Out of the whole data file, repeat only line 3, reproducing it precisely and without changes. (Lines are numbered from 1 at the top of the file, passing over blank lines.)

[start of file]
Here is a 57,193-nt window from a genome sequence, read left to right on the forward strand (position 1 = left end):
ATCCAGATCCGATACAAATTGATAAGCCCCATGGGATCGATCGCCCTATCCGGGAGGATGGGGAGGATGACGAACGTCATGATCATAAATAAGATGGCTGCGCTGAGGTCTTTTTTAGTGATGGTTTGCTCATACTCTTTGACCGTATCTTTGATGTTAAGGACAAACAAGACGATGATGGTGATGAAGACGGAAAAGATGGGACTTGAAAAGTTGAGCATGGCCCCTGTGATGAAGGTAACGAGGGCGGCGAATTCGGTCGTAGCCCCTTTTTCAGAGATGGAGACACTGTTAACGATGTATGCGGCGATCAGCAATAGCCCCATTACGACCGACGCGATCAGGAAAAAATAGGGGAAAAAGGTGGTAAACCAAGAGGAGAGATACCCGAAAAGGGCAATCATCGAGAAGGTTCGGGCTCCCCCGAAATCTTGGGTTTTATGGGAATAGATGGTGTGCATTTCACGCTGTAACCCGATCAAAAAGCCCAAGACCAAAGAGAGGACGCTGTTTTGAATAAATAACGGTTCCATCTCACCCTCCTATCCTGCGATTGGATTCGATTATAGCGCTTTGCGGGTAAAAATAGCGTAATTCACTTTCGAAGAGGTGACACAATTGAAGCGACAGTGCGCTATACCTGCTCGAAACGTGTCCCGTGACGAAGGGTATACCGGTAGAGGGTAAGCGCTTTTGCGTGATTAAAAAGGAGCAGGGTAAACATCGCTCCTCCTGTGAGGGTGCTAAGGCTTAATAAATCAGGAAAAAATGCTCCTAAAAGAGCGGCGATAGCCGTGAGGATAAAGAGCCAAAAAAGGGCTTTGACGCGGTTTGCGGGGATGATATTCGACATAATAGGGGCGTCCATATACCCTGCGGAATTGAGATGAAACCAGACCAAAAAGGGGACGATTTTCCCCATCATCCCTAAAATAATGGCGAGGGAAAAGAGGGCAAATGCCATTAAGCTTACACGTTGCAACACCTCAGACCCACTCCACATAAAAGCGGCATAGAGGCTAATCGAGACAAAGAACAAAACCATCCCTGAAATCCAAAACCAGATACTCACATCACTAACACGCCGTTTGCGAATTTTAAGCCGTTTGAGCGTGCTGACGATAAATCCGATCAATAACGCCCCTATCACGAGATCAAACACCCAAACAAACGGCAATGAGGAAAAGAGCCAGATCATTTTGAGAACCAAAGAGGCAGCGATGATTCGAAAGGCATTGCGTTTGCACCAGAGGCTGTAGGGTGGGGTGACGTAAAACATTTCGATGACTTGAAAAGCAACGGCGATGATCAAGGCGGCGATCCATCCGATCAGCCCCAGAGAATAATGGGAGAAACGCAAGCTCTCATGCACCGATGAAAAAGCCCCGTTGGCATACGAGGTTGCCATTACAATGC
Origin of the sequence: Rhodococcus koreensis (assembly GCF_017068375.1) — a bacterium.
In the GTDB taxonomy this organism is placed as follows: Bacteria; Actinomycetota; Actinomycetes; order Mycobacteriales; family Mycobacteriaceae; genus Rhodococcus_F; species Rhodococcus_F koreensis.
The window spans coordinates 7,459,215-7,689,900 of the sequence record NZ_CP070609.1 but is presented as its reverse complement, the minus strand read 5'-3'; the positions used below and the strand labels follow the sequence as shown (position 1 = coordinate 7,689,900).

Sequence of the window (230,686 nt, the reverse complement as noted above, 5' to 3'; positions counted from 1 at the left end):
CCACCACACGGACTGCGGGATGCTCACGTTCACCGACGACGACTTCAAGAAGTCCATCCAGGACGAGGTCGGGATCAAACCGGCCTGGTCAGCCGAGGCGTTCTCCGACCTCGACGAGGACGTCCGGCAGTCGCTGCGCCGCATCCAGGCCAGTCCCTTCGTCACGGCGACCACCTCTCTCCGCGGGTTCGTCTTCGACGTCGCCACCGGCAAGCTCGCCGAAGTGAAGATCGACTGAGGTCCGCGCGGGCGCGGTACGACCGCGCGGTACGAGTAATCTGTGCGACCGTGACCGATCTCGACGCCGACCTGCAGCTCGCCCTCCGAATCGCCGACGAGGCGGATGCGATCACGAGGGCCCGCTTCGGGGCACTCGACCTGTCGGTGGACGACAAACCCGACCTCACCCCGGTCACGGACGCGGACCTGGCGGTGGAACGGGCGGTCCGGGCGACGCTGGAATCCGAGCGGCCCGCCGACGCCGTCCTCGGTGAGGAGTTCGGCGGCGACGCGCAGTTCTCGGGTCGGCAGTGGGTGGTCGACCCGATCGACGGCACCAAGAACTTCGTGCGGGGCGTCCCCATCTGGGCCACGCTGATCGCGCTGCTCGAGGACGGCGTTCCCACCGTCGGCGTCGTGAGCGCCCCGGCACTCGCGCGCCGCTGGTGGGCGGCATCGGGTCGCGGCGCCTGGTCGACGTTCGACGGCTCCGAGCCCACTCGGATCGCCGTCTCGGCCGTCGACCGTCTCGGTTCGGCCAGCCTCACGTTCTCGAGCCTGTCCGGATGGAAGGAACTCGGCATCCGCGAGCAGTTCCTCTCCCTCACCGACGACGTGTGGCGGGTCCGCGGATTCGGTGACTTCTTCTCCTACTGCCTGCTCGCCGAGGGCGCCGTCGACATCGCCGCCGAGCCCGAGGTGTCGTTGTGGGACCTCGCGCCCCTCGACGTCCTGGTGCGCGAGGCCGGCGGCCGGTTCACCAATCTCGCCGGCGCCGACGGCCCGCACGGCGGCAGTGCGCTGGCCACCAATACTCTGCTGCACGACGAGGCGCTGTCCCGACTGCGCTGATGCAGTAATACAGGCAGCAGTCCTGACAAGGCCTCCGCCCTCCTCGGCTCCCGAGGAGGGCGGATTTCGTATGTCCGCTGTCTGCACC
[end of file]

Origin of the sequence: Rhodococcus koreensis (assembly GCF_017068375.1) — a bacterium.